Two of the most controversial events in the history of Vernon County, Wisconsin -the 1946 speech by Gerald L. K. Smith and the 1888 lynching of mass murderer Andrew Grandstaf (both events taking place in Viroqua, near the courthouse) are linked, psychologically, in this second novel by John H. Sime. In the process, a sweeping portrait of local and national history is provided.
Smith was a graduate of Viroqua High School, a spell-binding orator, and an American fascist and hate monger, who is still an inspiration to like-minded individuals. Grandstaffwas the illegitimate son of the fifteen-year-old daughter of a minister. His life was one of pain-his own and that he inflicted upon others.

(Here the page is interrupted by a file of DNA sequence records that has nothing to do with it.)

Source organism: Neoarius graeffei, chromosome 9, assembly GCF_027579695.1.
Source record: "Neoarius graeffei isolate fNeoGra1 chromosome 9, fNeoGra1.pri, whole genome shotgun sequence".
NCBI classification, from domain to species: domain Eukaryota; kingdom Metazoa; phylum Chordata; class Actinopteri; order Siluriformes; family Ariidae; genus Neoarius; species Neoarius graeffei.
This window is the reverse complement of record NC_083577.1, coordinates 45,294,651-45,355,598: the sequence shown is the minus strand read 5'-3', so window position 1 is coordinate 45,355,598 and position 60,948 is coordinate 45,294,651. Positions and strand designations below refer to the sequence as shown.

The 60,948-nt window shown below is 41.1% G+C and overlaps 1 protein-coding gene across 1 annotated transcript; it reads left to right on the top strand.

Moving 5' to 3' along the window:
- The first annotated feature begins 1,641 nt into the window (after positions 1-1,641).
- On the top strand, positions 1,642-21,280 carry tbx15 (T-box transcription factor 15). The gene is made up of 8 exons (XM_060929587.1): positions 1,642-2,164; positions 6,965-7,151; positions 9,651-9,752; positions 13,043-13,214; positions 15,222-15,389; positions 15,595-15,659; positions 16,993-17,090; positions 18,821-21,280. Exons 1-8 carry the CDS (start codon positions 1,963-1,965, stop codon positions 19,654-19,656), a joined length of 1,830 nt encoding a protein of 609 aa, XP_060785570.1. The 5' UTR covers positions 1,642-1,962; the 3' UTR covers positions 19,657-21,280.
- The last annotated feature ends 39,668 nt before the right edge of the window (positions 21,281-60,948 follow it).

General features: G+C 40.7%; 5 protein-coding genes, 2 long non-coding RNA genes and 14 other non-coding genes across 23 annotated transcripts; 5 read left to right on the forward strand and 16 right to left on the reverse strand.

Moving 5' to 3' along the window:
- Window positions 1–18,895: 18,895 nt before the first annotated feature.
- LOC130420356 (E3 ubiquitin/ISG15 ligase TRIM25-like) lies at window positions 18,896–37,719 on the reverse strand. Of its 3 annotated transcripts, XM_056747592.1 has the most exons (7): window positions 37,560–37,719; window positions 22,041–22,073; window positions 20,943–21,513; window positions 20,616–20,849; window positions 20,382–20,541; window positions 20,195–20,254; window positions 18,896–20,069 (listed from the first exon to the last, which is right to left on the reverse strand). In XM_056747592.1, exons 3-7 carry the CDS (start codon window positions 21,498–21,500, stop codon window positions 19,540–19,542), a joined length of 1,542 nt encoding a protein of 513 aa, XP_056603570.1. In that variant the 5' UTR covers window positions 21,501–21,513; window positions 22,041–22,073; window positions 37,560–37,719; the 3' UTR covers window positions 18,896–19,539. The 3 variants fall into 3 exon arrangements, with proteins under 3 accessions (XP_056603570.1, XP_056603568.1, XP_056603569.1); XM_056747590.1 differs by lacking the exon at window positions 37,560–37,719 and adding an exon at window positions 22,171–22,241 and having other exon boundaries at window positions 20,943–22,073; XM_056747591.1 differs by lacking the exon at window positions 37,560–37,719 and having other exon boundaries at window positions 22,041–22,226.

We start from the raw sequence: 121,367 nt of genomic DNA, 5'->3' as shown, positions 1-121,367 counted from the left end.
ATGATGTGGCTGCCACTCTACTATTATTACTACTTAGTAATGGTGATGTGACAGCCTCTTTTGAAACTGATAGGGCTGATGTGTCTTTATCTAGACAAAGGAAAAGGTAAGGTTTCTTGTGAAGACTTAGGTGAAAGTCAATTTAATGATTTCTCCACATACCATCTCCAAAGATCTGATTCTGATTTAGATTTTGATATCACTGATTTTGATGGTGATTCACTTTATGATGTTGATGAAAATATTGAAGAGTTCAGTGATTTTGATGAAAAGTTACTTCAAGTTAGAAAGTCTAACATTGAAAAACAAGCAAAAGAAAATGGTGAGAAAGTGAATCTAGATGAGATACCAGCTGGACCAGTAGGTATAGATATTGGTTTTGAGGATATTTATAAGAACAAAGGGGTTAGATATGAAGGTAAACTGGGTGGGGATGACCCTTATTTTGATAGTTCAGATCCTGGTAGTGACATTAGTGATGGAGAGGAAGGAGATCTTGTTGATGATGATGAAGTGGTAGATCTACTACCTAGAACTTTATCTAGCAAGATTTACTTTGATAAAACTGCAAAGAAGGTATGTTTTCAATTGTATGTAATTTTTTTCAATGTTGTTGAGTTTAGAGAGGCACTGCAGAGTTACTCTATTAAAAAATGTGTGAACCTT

Both men are taken on a surrealistic tour of their own histories by the spirit of another Wisconsin historical figure—Frank Lloyd Wright. Wright plays a role not unlike that of poet Virgil who took poet Dante on a guided tour of the afterlife. Numerous historical figures appear: Franklin D. Roosevelt, Huey P. Long, Father Charles Coughlin, Col. C.M. Butt, and Al Capone. Fictional characters, as well, are created to delve into the lives of both Smith and Grandstaff.